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CORRECTED 2:30pm MST 11/25 - Linda Thomas-Greenfield would be the second Black woman in US UN Ambassador role, Susan Rice was the first. Biden nominees speak; how can social media spread less misinformation and be less polarizing. *2020Talks will not be released 11/26 & 11/27*

Animal Rescue Groups See Greater Demand During Crisis

It's estimated that Americans own 78 million dogs and 85 million cats, but many animal shelters are seeing an increase in people giving up their pets due to challenges caused by the pandemic. (Adobe Stock)
It's estimated that Americans own 78 million dogs and 85 million cats, but many animal shelters are seeing an increase in people giving up their pets due to challenges caused by the pandemic. (Adobe Stock)
April 22, 2020

DELMONT, S. D. -- Some people deeply affected by the coronavirus pandemic are making the heartbreaking decision to give their pets up for adoption. One South Dakota shelter is doing all it can to take care of these animals and accommodate their owners.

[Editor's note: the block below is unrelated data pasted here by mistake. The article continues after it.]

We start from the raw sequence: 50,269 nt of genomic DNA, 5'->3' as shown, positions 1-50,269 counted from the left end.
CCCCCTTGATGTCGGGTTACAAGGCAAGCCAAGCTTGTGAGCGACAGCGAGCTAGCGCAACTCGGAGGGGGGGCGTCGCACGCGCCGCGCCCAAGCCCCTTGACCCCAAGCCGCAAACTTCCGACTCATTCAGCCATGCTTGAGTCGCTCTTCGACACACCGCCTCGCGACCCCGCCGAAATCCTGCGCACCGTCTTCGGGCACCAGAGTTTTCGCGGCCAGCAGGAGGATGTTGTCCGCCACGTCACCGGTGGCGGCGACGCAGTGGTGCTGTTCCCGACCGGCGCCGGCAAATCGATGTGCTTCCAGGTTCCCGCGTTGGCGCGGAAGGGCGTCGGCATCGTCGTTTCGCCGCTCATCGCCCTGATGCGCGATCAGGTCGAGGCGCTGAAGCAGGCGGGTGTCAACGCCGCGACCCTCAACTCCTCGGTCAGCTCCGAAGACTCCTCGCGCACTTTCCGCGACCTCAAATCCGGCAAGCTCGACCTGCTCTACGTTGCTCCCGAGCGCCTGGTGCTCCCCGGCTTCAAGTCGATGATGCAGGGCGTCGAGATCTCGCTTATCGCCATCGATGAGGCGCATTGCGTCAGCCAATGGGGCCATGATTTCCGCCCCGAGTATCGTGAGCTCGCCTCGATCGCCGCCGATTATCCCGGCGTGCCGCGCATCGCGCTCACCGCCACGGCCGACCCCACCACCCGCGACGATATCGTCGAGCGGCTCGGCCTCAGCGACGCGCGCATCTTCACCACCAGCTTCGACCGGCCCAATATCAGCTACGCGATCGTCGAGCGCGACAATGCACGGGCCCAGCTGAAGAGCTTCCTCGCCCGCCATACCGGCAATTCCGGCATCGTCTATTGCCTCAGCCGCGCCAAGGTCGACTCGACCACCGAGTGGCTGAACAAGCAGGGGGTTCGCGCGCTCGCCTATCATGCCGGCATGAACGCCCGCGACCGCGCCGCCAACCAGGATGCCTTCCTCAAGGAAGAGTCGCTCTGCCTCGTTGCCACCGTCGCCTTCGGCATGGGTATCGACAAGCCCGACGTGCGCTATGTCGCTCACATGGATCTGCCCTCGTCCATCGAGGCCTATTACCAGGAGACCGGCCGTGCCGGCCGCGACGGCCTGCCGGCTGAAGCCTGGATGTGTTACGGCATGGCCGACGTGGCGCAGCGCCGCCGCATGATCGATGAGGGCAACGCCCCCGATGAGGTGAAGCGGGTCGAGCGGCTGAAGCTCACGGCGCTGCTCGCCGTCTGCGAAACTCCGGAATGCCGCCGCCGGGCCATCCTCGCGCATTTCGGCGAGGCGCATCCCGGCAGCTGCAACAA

Teresa Richardson, founder of E.T. Farms Animal Rescue in Delmont, estimates her shelter has seen a 40% to 50% increase in people surrendering pets since the start of the crisis.

She tells pet owners she can take care of them until the owners are back on their feet, but that isn't always the case.

"If they say, 'We've got to move out-of-state because we lost our job,' or, 'We've had medical issues and we have to go home,' they may totally surrender," she says.

Richardson adds that her team has been discouraged by the increase in calls it has received about people abandoning their pets. She says it isn't safe for the animals to abandon them, and it uses up more of the resources of shelters or animal control agencies to handle these situations.

Animal rescue groups say there is a silver lining, however -- the pandemic also has prompted increases in applications for pet adoptions and pet foster care, since more families are indoors and want to lift their spirits with a new cat or dog.

Richardson says she always tries to let the previous owners know when their pet has been adopted, as a way to help them cope with the tough choice they had to make.

"They can see that the dog is well cared for and it is in a good loving home," she says, "and that kind of makes them feel a little bit better, knowing that their animal is cared for."

She notes her operation is working alongside a handful of other shelters to provide relief for each other if their resources are stretched too far.

Across the country, many Humane Society chapters are either temporarily closed or offering scaled-back services, including virtual adoptions.

Mike Moen, Public News Service - SD